Before I wrote my own story for In Sunlight or in Shadow, I took my time poring over Hopper’s work. I looked, not for the first time, at “Automat”—and all at once a story idea came flooding in.
There was only one problem. Kristine Kathryn Rusch had already called dibs on it.
I looked at her email, and hers struck me as a rather tentative dibs. So I wrote her, saying she certainly had first call on the painting, but if she wasn’t deeply committed to it…
She replied very graciously that she hadn’t even hatched a story idea yet, that any number of paintings would serve her as well, and that I should go right ahead and write my story. Not long after, she laid claim to Hopper’s “Hotel Room 1931,” and in due course she turned in, for publication under her Kris Nelscott pen name, this stunning work, with the title “Still Life 1931.” If I’d felt any guilt over having snatched “Automat” out from under her, it vanished forever when I saw what she’d come up with.
Here’s the painting, along with the first 1000 words of Kris’s story:
Still Life 1931
by Kris Nelscott
She first noticed outside Memphis: they didn’t ride segregated in the box cars. At the time, she was standing outside yet another closed bank. The line of aggrieved customers wrapped around the block—men in their dusty pants, stained workshirts, caps on their heads; women wearing low heels, day dresses, and battered hats.
Lurleen looked just different enough to attract attention. Her green cloche hat was a bit too new, her coat a little too heavy. Her shoes were scuffed just like everyone else’s, but hers were scuffed from too much travel, not age and wear.
She clutched the double handles of her brown duffel, and stared at the missed opportunity. The sign in the window had a desperate scrawl: Out Of Cash. Come Back Tomorrow. There was no date and no signature. She couldn’t tell if “tomorrow” was yesterday, three days ago, or truly, the next day.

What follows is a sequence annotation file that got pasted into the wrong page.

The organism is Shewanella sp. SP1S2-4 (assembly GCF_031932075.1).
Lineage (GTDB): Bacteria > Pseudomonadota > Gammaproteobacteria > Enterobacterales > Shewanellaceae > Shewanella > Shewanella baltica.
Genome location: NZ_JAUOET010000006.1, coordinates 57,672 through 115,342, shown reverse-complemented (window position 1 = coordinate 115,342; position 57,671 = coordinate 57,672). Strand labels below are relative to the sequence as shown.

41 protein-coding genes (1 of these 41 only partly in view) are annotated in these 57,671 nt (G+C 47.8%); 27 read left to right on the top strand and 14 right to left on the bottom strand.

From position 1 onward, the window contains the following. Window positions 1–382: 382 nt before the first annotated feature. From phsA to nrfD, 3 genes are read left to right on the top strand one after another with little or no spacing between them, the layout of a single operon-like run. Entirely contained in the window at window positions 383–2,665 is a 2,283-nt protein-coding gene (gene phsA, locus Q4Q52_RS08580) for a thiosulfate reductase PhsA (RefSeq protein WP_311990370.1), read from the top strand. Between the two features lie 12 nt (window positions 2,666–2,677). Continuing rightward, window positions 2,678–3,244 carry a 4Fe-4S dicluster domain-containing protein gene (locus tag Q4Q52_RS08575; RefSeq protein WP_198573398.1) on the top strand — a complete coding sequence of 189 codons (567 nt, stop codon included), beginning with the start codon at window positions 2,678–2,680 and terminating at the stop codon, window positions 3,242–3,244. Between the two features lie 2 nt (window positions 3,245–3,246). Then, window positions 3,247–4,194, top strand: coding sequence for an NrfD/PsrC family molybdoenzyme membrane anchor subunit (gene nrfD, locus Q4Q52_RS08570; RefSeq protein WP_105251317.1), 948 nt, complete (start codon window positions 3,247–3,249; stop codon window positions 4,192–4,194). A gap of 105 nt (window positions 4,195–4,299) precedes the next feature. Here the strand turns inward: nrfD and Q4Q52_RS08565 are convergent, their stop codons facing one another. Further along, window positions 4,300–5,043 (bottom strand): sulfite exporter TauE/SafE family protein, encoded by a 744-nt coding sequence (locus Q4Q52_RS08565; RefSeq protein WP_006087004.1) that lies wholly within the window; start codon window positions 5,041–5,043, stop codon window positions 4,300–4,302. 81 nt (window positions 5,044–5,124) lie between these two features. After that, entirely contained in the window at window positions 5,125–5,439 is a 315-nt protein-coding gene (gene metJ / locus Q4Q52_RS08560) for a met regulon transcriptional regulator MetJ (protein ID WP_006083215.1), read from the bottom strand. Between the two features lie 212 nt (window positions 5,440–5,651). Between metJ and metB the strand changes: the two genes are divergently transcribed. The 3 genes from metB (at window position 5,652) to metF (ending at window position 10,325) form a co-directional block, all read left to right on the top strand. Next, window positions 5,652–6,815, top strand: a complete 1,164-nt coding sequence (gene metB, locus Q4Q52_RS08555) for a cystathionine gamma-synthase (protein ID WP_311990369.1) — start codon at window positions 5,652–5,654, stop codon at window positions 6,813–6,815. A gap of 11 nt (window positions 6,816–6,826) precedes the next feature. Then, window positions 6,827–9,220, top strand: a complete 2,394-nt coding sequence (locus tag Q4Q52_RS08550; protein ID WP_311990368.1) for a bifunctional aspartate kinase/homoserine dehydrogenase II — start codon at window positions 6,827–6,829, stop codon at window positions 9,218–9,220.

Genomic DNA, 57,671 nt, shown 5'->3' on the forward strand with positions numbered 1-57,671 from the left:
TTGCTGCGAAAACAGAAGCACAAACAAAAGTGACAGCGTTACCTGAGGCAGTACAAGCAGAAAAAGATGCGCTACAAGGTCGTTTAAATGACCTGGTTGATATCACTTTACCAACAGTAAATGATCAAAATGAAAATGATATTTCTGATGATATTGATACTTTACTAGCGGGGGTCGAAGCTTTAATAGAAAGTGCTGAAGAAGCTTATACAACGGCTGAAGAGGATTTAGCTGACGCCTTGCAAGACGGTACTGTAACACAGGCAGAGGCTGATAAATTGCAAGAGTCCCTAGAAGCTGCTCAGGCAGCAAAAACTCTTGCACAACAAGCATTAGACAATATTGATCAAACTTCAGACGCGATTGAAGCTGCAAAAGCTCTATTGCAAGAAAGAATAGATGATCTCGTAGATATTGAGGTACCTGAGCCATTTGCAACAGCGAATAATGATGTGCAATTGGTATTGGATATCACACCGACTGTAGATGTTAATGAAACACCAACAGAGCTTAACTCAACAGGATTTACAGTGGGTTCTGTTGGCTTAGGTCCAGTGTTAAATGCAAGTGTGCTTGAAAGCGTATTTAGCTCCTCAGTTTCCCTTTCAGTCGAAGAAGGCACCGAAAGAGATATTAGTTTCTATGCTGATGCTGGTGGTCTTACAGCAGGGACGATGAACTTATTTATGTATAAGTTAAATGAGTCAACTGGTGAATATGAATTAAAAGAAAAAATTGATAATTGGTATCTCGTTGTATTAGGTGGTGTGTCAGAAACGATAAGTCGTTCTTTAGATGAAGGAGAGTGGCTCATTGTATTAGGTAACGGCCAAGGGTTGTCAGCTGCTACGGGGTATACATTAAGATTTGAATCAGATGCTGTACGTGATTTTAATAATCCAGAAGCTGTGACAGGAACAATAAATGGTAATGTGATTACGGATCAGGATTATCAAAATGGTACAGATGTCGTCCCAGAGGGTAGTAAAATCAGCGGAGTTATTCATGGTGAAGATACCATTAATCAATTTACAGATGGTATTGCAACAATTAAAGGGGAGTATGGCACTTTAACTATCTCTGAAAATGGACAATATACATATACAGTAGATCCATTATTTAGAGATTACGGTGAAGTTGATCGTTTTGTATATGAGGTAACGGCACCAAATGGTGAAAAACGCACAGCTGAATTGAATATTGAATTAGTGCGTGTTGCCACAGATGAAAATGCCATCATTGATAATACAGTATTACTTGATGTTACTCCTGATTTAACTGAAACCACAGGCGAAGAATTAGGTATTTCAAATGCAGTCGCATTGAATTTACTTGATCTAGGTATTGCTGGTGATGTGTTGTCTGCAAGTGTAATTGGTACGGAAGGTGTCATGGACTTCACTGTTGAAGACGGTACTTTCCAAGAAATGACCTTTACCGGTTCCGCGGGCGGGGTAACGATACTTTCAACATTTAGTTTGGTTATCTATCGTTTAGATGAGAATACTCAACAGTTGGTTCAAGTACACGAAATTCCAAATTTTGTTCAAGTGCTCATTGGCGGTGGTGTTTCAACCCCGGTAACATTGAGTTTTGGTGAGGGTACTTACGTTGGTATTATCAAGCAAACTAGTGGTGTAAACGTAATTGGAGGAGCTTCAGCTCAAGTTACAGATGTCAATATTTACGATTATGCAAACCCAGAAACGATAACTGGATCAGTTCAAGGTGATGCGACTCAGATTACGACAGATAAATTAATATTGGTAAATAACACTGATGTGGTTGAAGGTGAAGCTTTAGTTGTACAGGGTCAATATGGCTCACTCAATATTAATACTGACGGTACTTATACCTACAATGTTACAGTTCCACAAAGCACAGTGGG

And she didn’t want to ask the dusty, discouraged folks who stood in line like there was a chance there would be cash. She’d seen this in six other towns in the past two months, and each time, she was startled they weren’t smashing the glass windows, opening the doors themselves and taking what was left.
Maybe everyone in the crowd knew there was nothing left. Nothing left at all.
She sighed, wrapping her gloved fingers tight around the duffel’s thick handles, trying to act like the duffel was empty, waiting for cash instead of lined with it. She knew better than to travel with so much money, but she had no choice now.
She wasn’t sure which banks to trust, considering how many she’d seen shuttered and forlorn on her trip here. She worried that if she trusted all of her savings to one of these institutions, she’d never see another dime.
She understood why people were buying safes and putting them in their homes.
But she no longer had a home. Not any more.
She hadn’t sold the house. In the end, she’d seen no point. It had become little more than a shack. On bad days, wind blew through the cracks in the wall, filling the four rooms with more dirt than she could clean off in an afternoon.
By the time Frank had passed, she’d had enough of that place. After she’d buried him in the family plot, and packed up using the two bags from her travels before Frank, still clean and sturdy like they’d been used just the week before.
She’d taken undergarments, and one clean dress, choosing to buy new as she went along. She’d taken the money Frank had left her—all $200 of it, planning to retrieve her own money, along the way.